New president will bring South Korea deeper into US embrace
South Koreans are sorting out the implications of the recent presidential elections. Victorious conservative candidate Yoon Suk-yeol rose to prominence on an anti-corruption agenda and has various plans to shake up the way government functions. He has also pledged to reduce government intervention in the economy, boost incentives for business, increase the role of nuclear energy, and spur the construction of 2.5 million homes. He wants to compensate the population for its COVID losses. He has embraced Korea’s nascent anti-feminist movement.
But perhaps the greatest impact the new conservative administration will have is in the arena of foreign policy. The quickest way of summarizing the likely approach of the incoming government is “two Nos and one Yes.” Yoon will be saying “no” to both North Korea and China while embracing the United States with a big “yes.”
At a deeper level, Yoon will be steering South Korea away from an effort to balance major powers in the Asia-Pacific region and toward greater alignment with U.S. foreign policy. The Biden administration is looking forward to greater coordination between South Korea and Japan in countering North Korea and containing China.
“South Korea’s diplomatic posture of strategic ambiguity—its reticence in taking sides during great-power rivalries—has become increasingly untenable in an era of intensifying geopolitical rivalry,” write Kuyoun Chung and Andrew Yeo in Foreign Policy. This approach of the Moon Jae-in government was, they add, “a recipe for irrelevance: South Korea’s foreign policy will remain limited and unpersuasive without clear values.”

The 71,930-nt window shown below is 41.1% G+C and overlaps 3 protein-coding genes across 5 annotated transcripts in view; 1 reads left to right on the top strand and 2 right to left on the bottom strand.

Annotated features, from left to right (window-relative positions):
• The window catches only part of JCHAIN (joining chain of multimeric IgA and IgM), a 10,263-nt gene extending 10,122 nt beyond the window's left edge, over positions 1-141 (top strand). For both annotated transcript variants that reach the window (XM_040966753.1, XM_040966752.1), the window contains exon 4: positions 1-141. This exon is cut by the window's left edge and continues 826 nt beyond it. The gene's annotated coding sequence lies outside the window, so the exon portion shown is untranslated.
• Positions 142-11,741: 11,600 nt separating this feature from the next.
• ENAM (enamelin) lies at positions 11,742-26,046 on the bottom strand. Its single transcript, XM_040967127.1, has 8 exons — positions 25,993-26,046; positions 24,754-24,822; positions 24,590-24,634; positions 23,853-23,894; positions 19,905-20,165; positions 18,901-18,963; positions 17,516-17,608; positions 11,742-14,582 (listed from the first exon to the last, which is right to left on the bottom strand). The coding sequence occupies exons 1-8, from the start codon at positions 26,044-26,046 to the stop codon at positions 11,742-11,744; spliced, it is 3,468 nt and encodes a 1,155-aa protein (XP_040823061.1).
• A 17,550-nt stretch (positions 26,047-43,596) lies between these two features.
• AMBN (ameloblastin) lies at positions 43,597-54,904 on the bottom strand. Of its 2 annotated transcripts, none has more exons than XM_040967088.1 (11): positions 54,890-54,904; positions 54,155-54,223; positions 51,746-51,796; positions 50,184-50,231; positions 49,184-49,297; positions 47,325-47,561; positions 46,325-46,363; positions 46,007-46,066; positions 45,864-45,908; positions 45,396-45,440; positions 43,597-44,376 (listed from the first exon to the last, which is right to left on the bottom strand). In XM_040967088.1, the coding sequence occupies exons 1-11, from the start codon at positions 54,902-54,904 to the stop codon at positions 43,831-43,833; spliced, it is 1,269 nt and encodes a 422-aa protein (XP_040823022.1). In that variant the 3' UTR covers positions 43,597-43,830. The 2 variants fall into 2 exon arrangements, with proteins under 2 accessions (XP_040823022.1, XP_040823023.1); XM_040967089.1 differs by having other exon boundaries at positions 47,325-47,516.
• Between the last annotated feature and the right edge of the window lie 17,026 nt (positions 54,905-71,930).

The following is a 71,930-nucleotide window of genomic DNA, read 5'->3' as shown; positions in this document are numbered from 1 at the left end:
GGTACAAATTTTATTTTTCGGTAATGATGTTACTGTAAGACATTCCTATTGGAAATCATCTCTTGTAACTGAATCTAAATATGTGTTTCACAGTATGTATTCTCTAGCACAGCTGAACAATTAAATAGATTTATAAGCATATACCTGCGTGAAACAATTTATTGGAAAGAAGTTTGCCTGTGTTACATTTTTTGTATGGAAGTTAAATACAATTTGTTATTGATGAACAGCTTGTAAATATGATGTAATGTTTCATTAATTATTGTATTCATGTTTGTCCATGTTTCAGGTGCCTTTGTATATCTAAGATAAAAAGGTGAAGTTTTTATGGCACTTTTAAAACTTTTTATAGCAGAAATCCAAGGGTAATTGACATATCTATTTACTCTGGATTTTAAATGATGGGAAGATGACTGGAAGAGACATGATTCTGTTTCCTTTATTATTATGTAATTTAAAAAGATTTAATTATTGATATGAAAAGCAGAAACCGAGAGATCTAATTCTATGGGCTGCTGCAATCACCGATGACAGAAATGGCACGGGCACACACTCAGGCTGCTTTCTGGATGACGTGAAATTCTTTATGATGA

This seems to be a strange conclusion. After all, the Moon administration had clear values. Those values simply ran counter to those of the United States. Moon and his colleagues valued greater cooperation with North Korea. They valued mitigating superpower competition with and around China. Relevance, according to Chung and Yeo, follows directly from power politics. South Korea will be relevant with its foreign policy largely because it hitches its wagon to the world’s principle hegemonic power. Relevance comes at the expense of independence.
But the Two Nos and One Yes policy will be easier said than done.
China and South Korea have an extraordinarily close economic connection. China is the biggest destination for Korean goods—by a long shot. In 2021, China received a quarter of all Korean exports. The United States came in a distant second at 15 percent. That same imbalance is reflected on Korea’s import side.
This strong trade relationship survived a disagreement over South Korea accepting the Terminal High Altitude Area Defense (THAAD) anti-missile system from the United States. The Moon administration came into office with a plan to defuse the THAAD standoff with China. According to Moon’s “three nos” policy, South Korea promised not to accept more THAAD batteries, pledged not to integrate into a regional missile defense system, and backed away from the trilateral alliance with the United States and Japan.